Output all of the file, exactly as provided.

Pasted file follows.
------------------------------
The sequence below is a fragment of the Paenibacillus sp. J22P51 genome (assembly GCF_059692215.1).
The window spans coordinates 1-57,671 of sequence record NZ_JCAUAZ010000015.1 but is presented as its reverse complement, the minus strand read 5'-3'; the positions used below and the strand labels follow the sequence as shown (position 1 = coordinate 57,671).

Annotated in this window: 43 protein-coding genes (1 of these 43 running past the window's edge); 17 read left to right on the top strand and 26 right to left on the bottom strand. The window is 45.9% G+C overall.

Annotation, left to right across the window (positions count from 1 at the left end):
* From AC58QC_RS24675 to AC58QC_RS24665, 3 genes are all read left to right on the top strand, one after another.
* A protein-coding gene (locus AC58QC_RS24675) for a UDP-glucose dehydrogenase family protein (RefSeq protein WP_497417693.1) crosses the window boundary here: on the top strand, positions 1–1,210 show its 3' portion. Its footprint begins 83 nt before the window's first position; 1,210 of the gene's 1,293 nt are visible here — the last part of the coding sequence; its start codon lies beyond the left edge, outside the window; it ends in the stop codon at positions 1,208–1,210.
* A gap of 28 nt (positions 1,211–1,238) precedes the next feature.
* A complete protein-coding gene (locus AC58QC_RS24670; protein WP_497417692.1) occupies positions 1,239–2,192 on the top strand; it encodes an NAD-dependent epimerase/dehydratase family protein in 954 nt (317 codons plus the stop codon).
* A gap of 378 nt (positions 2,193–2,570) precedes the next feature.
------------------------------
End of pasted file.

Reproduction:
The sequence below is a fragment of the Paenibacillus sp. J22P51 genome (assembly GCF_059692215.1).
The window spans coordinates 1-57,671 of sequence record NZ_JCAUAZ010000015.1 but is presented as its reverse complement, the minus strand read 5'-3'; the positions used below and the strand labels follow the sequence as shown (position 1 = coordinate 57,671).

Annotated in this window: 43 protein-coding genes (1 of these 43 running past the window's edge); 17 read left to right on the top strand and 26 right to left on the bottom strand. The window is 45.9% G+C overall.

Annotation, left to right across the window (positions count from 1 at the left end):
* From AC58QC_RS24675 to AC58QC_RS24665, 3 genes are all read left to right on the top strand, one after another.
* A protein-coding gene (locus AC58QC_RS24675) for a UDP-glucose dehydrogenase family protein (RefSeq protein WP_497417693.1) crosses the window boundary here: on the top strand, positions 1–1,210 show its 3' portion. Its footprint begins 83 nt before the window's first position; 1,210 of the gene's 1,293 nt are visible here — the last part of the coding sequence; its start codon lies beyond the left edge, outside the window; it ends in the stop codon at positions 1,208–1,210.
* A gap of 28 nt (positions 1,211–1,238) precedes the next feature.
* A complete protein-coding gene (locus AC58QC_RS24670; protein WP_497417692.1) occupies positions 1,239–2,192 on the top strand; it encodes an NAD-dependent epimerase/dehydratase family protein in 954 nt (317 codons plus the stop codon).
* A gap of 378 nt (positions 2,193–2,570) precedes the next feature.